Gov. Gretchen Whitmer addressed the State of Michigan after a plan to kidnap her and other Michigan government officials was thwarted by state and federal law enforcement agencies. She started by saying thank you to law enforcement and FBI agents who participated in stopping this [...]
Poor little lesbian Annabelle. The daughter of a senator with presidential aspirations, Annabelle (Erin Kelly) has been raising hell – and making headlines – with her rebellious behavior. After being expelled once again, she lands in an all-girl Catholic boarding school.
Did somebody say “all-girl Catholic boarding school?” My, what a unique setting for a lesbian drama. Could one of the themes be “forbidden love?”
Why, yes. The premise is set early on as Annabelle takes a special interest in Simone (Diane Gaidry). But Simone isn’t one of Annabelle’s peers. Simone is an English teacher twice Annabelle’s age.
Annabelle is a girl used to getting what she wants. No doubt her good looks and privileged background have served her well in her life. She also smokes, has a nose ring and wears a lot of jewelry that isn’t Pope-approved. She is not deterred when Simone doesn’t take the bait. She just keeps fishing. Hey, she’s banished to a boarding school. She’s got all the time in the world.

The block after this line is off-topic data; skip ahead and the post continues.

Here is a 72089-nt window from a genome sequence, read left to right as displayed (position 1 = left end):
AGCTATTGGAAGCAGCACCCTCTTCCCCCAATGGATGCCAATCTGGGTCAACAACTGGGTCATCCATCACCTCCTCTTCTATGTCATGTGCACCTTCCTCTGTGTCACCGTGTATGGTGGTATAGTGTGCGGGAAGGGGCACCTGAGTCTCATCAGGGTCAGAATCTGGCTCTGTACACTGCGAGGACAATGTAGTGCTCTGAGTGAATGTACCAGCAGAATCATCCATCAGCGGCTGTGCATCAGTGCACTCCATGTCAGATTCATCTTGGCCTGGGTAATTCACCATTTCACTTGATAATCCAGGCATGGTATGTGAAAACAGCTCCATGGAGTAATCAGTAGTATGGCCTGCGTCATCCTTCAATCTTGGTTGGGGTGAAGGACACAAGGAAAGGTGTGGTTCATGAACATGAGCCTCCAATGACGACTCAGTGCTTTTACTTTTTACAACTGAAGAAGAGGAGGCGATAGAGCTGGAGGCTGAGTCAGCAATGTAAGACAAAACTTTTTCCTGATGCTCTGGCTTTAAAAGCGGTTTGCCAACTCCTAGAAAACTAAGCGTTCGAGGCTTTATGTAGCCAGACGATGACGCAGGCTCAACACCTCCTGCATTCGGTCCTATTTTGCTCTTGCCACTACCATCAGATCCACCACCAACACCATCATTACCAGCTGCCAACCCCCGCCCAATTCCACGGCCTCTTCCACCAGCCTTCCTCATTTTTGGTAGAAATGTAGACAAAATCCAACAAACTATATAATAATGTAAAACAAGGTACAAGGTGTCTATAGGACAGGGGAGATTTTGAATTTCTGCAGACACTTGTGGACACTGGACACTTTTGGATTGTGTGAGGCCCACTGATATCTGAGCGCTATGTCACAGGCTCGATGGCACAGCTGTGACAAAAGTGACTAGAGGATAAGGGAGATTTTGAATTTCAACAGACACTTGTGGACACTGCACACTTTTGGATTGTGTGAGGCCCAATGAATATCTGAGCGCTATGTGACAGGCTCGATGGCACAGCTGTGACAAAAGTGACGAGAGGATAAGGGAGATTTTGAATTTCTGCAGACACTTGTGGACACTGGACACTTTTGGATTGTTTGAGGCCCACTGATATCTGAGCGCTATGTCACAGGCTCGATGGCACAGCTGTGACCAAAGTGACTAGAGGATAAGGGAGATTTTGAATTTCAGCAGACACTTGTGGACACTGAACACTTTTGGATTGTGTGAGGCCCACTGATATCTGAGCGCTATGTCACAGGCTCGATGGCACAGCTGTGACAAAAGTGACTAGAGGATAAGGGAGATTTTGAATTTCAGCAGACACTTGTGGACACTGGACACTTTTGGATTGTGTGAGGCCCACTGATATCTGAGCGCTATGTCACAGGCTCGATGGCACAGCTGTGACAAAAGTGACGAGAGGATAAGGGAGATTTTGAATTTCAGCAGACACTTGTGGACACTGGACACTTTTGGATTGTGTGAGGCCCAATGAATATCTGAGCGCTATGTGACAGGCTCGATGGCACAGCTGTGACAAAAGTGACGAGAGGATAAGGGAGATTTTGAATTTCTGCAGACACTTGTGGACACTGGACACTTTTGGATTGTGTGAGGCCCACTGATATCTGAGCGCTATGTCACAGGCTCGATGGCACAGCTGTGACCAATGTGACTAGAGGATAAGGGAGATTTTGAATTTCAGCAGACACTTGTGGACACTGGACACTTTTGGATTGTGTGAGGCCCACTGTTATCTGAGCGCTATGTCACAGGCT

Annabelle doesn’t try to hide her lesbianism. During a late night truth-or-dare type game that includes slugs of whiskey, she tells her roommates – Cat (Gustine Fudickar), Kristen (Michelle Horn) and Colins (Laura Breckenridge) – that she’s slept with a woman.
“Finally, a lesbian,” says Cat. “I was always afraid we were never going to have one.”
Of course, it turns out they had one all along, as Simone has Sapphic side. She also has a token boyfriend she’s in no hurry to move in with.
“Loving Annabelle” is a must-see for anyone who wishes the high school teacher they crushed on would have loved them back. It’s important, though, that these folks not be deterred by a formulaic script or all the plot cliche trappings of an “all-girl Catholic boarding school.”
Most importantly, for “Loving Annabelle” to work, we have to buy that Annabelle is way mature for her age and very different from the thousands of students Simone has taught over the years. We have to believe that Simone would be justified in being seduced by what is really just a precocious teen.
So will she sacrifice her career and risk possible jail time encouraging Annabelle to be teacher’s pet?
I can’t tell you that. What I can tell you is that this movie would make Mary Kay Letourneau proud.